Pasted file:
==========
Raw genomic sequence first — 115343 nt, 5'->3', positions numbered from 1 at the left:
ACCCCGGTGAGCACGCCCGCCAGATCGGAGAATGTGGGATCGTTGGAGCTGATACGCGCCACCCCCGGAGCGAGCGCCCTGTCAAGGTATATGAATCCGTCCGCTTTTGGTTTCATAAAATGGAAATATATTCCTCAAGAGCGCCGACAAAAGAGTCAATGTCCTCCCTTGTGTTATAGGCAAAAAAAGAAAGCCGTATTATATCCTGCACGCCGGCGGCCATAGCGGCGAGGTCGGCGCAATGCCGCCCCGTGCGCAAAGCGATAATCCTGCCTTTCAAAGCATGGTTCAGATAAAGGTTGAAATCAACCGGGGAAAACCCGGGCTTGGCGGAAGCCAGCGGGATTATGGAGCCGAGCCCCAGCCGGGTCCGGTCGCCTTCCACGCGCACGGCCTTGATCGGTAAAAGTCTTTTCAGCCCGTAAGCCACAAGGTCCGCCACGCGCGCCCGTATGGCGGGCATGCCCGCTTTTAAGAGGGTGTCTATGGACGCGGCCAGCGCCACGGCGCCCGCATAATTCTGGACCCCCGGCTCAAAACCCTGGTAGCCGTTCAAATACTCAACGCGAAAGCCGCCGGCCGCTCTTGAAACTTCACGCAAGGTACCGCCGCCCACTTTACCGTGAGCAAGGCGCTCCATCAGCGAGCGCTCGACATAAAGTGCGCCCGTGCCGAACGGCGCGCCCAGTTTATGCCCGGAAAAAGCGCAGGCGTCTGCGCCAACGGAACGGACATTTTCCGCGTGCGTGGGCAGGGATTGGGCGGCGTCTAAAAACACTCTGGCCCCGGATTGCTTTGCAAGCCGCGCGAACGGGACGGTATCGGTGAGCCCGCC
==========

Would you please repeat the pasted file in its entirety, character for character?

Raw genomic sequence first — 115343 nt, 5'->3', positions numbered from 1 at the left:
ACCCCGGTGAGCACGCCCGCCAGATCGGAGAATGTGGGATCGTTGGAGCTGATACGCGCCACCCCCGGAGCGAGCGCCCTGTCAAGGTATATGAATCCGTCCGCTTTTGGTTTCATAAAATGGAAATATATTCCTCAAGAGCGCCGACAAAAGAGTCAATGTCCTCCCTTGTGTTATAGGCAAAAAAAGAAAGCCGTATTATATCCTGCACGCCGGCGGCCATAGCGGCGAGGTCGGCGCAATGCCGCCCCGTGCGCAAAGCGATAATCCTGCCTTTCAAAGCATGGTTCAGATAAAGGTTGAAATCAACCGGGGAAAACCCGGGCTTGGCGGAAGCCAGCGGGATTATGGAGCCGAGCCCCAGCCGGGTCCGGTCGCCTTCCACGCGCACGGCCTTGATCGGTAAAAGTCTTTTCAGCCCGTAAGCCACAAGGTCCGCCACGCGCGCCCGTATGGCGGGCATGCCCGCTTTTAAGAGGGTGTCTATGGACGCGGCCAGCGCCACGGCGCCCGCATAATTCTGGACCCCCGGCTCAAAACCCTGGTAGCCGTTCAAATACTCAACGCGAAAGCCGCCGGCCGCTCTTGAAACTTCACGCAAGGTACCGCCGCCCACTTTACCGTGAGCAAGGCGCTCCATCAGCGAGCGCTCGACATAAAGTGCGCCCGTGCCGAACGGCGCGCCCAGTTTATGCCCGGAAAAAGCGCAGGCGTCTGCGCCAACGGAACGGACATTTTCCGCGTGCGTGGGCAGGGATTGGGCGGCGTCTAAAAACACTCTGGCCCCGGATTGCTTTGCAAGCCGCGCGAACGGGACGGTATCGGTGAGCCCGCC